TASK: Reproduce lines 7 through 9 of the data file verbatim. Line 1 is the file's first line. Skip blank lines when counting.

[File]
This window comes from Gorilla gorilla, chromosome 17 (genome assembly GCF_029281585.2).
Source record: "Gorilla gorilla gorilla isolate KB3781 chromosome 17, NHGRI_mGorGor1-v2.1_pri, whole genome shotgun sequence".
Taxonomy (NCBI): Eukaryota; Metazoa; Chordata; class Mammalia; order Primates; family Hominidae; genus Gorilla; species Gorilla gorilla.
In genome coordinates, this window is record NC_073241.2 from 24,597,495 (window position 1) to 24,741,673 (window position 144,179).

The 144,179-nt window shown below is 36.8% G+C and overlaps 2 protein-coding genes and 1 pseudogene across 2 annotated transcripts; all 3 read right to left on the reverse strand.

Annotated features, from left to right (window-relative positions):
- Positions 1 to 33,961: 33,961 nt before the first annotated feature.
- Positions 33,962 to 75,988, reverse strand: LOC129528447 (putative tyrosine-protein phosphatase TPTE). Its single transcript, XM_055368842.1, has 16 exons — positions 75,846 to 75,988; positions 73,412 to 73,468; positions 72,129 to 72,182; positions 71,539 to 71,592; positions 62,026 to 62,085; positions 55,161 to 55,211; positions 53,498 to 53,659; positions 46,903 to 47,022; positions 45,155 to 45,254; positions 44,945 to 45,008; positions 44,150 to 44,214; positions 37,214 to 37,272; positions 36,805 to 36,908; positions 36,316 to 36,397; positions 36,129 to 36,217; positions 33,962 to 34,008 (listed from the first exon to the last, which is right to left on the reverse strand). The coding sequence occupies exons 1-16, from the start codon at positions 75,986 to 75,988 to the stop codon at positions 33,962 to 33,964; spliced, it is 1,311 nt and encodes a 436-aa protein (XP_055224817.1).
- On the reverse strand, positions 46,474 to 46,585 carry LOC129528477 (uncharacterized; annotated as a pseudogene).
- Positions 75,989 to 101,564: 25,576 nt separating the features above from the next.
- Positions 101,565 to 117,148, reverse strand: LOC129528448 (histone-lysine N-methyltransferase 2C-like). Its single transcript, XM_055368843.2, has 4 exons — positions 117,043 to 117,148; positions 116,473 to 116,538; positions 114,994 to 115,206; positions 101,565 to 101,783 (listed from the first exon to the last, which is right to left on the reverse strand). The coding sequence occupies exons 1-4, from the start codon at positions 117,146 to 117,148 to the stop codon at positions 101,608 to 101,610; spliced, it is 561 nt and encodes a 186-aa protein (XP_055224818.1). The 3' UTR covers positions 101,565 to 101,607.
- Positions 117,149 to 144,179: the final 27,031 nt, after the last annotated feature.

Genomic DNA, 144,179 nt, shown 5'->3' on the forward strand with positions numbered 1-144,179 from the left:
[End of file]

- Positions 1 to 33,961: 33,961 nt before the first annotated feature.
- Positions 33,962 to 75,988, reverse strand: LOC129528447 (putative tyrosine-protein phosphatase TPTE). Its single transcript, XM_055368842.1, has 16 exons — positions 75,846 to 75,988; positions 73,412 to 73,468; positions 72,129 to 72,182; positions 71,539 to 71,592; positions 62,026 to 62,085; positions 55,161 to 55,211; positions 53,498 to 53,659; positions 46,903 to 47,022; positions 45,155 to 45,254; positions 44,945 to 45,008; positions 44,150 to 44,214; positions 37,214 to 37,272; positions 36,805 to 36,908; positions 36,316 to 36,397; positions 36,129 to 36,217; positions 33,962 to 34,008 (listed from the first exon to the last, which is right to left on the reverse strand). The coding sequence occupies exons 1-16, from the start codon at positions 75,986 to 75,988 to the stop codon at positions 33,962 to 33,964; spliced, it is 1,311 nt and encodes a 436-aa protein (XP_055224817.1).
- On the reverse strand, positions 46,474 to 46,585 carry LOC129528477 (uncharacterized; annotated as a pseudogene).